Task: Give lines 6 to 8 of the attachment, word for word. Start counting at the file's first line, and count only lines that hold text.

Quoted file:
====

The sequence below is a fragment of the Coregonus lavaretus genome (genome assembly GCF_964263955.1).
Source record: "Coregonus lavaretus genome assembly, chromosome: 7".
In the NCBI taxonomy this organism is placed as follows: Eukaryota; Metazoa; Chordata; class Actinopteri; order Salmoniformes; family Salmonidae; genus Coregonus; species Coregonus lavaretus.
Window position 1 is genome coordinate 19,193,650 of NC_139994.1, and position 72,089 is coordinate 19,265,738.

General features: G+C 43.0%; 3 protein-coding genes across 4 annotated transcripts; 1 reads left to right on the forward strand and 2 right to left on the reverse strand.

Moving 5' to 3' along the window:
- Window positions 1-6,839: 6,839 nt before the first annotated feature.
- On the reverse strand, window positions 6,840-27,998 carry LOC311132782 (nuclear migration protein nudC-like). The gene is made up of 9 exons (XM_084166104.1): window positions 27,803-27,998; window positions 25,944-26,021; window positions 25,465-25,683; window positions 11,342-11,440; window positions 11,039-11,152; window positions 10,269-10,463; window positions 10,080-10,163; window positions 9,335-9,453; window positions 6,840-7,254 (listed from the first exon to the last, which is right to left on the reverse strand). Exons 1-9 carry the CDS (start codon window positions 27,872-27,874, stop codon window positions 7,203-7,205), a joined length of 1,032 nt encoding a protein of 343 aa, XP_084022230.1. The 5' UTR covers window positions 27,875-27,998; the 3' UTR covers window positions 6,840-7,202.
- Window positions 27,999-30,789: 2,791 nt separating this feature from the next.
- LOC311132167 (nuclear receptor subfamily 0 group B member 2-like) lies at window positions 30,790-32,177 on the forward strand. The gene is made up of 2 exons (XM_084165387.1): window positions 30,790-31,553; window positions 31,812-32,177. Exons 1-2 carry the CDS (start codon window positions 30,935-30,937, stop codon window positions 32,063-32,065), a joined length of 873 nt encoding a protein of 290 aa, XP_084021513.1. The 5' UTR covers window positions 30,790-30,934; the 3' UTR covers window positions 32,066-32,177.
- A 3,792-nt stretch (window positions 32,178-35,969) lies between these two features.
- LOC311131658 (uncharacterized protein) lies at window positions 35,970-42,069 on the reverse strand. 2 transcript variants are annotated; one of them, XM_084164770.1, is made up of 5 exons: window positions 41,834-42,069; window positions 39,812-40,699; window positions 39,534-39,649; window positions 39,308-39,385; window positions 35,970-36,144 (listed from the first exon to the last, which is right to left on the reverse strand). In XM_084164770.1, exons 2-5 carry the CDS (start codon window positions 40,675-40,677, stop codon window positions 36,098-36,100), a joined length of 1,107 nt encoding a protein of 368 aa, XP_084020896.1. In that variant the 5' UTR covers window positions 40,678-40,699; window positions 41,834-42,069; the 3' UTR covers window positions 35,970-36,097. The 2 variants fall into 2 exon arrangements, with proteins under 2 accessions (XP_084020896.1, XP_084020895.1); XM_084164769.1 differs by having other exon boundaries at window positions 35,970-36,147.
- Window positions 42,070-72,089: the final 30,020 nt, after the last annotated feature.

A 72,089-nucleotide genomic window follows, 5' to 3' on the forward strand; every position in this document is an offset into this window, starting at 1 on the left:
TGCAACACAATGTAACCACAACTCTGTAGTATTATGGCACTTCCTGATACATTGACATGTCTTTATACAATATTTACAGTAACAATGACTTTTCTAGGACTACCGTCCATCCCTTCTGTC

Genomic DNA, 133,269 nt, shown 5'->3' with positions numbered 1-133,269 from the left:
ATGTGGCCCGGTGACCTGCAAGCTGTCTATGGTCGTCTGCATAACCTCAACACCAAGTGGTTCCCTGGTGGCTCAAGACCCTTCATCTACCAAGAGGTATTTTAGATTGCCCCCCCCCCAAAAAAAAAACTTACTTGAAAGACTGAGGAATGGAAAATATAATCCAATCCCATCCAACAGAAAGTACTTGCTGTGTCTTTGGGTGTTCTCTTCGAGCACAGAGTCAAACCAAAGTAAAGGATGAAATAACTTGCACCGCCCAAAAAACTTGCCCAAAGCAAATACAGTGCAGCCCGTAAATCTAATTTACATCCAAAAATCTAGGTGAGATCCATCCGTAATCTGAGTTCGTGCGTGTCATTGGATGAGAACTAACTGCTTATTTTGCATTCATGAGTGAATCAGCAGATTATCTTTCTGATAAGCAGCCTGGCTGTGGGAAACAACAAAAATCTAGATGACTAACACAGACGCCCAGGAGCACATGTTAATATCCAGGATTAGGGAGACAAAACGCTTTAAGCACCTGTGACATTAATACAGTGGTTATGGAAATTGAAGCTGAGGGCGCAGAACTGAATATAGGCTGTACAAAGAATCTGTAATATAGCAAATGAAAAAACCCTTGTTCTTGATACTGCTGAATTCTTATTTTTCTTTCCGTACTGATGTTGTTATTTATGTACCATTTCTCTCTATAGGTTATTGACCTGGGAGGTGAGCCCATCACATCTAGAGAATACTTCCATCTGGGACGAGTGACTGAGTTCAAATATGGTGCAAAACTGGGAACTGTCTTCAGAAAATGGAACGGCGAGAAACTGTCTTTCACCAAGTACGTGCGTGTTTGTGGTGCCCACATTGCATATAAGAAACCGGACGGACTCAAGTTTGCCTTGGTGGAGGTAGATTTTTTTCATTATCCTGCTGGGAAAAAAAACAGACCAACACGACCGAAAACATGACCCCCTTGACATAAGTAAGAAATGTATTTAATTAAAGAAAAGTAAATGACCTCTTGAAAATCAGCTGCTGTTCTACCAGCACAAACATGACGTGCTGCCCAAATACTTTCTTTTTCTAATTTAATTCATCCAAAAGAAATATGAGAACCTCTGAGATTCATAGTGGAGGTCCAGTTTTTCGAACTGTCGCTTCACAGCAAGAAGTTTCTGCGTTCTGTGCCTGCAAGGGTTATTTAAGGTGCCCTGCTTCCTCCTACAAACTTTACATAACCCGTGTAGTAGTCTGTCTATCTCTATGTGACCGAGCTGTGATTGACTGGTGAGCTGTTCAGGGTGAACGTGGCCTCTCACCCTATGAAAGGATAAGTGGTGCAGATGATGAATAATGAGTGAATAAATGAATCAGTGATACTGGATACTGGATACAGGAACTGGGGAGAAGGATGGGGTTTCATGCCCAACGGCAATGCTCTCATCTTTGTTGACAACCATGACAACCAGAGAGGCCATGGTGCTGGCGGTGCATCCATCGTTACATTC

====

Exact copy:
Moving 5' to 3' along the window:
- Window positions 1-6,839: 6,839 nt before the first annotated feature.
- On the reverse strand, window positions 6,840-27,998 carry LOC311132782 (nuclear migration protein nudC-like). The gene is made up of 9 exons (XM_084166104.1): window positions 27,803-27,998; window positions 25,944-26,021; window positions 25,465-25,683; window positions 11,342-11,440; window positions 11,039-11,152; window positions 10,269-10,463; window positions 10,080-10,163; window positions 9,335-9,453; window positions 6,840-7,254 (listed from the first exon to the last, which is right to left on the reverse strand). Exons 1-9 carry the CDS (start codon window positions 27,872-27,874, stop codon window positions 7,203-7,205), a joined length of 1,032 nt encoding a protein of 343 aa, XP_084022230.1. The 5' UTR covers window positions 27,875-27,998; the 3' UTR covers window positions 6,840-7,202.